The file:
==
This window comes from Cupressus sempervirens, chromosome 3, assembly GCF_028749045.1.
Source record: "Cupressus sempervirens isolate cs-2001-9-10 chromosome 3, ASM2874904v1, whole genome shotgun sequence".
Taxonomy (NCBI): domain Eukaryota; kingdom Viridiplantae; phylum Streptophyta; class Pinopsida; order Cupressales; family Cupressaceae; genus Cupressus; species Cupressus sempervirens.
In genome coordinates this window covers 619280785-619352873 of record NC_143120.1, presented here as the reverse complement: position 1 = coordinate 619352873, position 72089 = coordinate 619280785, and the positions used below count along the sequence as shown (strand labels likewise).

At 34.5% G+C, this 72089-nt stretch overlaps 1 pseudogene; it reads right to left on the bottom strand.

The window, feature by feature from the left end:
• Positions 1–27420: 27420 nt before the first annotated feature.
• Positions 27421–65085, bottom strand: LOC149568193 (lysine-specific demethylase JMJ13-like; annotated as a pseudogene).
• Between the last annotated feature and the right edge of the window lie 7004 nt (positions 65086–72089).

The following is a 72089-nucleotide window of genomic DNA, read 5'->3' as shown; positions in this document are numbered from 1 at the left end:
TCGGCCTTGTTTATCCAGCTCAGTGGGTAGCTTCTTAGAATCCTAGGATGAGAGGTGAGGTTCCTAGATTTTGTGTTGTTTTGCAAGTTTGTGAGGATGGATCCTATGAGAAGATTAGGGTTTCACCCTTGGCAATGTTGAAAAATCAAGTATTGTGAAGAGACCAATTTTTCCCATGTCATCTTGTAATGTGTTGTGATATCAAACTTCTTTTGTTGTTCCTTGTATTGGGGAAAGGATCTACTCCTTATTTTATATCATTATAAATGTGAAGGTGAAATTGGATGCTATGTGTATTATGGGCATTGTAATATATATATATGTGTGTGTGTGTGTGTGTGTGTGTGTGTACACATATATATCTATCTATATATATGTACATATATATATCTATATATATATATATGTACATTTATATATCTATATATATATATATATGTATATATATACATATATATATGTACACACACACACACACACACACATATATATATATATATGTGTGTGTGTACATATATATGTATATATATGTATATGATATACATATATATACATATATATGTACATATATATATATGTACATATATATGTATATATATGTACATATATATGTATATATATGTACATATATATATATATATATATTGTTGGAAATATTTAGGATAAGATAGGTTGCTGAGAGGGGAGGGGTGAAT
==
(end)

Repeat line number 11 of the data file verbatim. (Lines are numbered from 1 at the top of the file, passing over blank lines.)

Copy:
TCGGCCTTGTTTATCCAGCTCAGTGGGTAGCTTCTTAGAATCCTAGGATGAGAGGTGAGGTTCCTAGATTTTGTGTTGTTTTGCAAGTTTGTGAGGATGGATCCTATGAGAAGATTAGGGTTTCACCCTTGGCAATGTTGAAAAATCAAGTATTGTGAAGAGACCAATTTTTCCCATGTCATCTTGTAATGTGTTGTGATATCAAACTTCTTTTGTTGTTCCTTGTATTGGGGAAAGGATCTACTCCTTATTTTATATCATTATAAATGTGAAGGTGAAATTGGATGCTATGTGTATTATGGGCATTGTAATATATATATATGTGTGTGTGTGTGTGTGTGTGTGTGTGTACACATATATATCTATCTATATATATGTACATATATATATCTATATATATATATATGTACATTTATATATCTATATATATATATATATGTATATATATACATATATATATGTACACACACACACACACACACACATATATATATATATATGTGTGTGTGTACATATATATGTATATATATGTATATGATATACATATATATACATATATATGTACATATATATATATGTACATATATATGTATATATATGTACATATATATGTATATATATGTACATATATATATATATATATATTGTTGGAAATATTTAGGATAAGATAGGTTGCTGAGAGGGGAGGGGTGAAT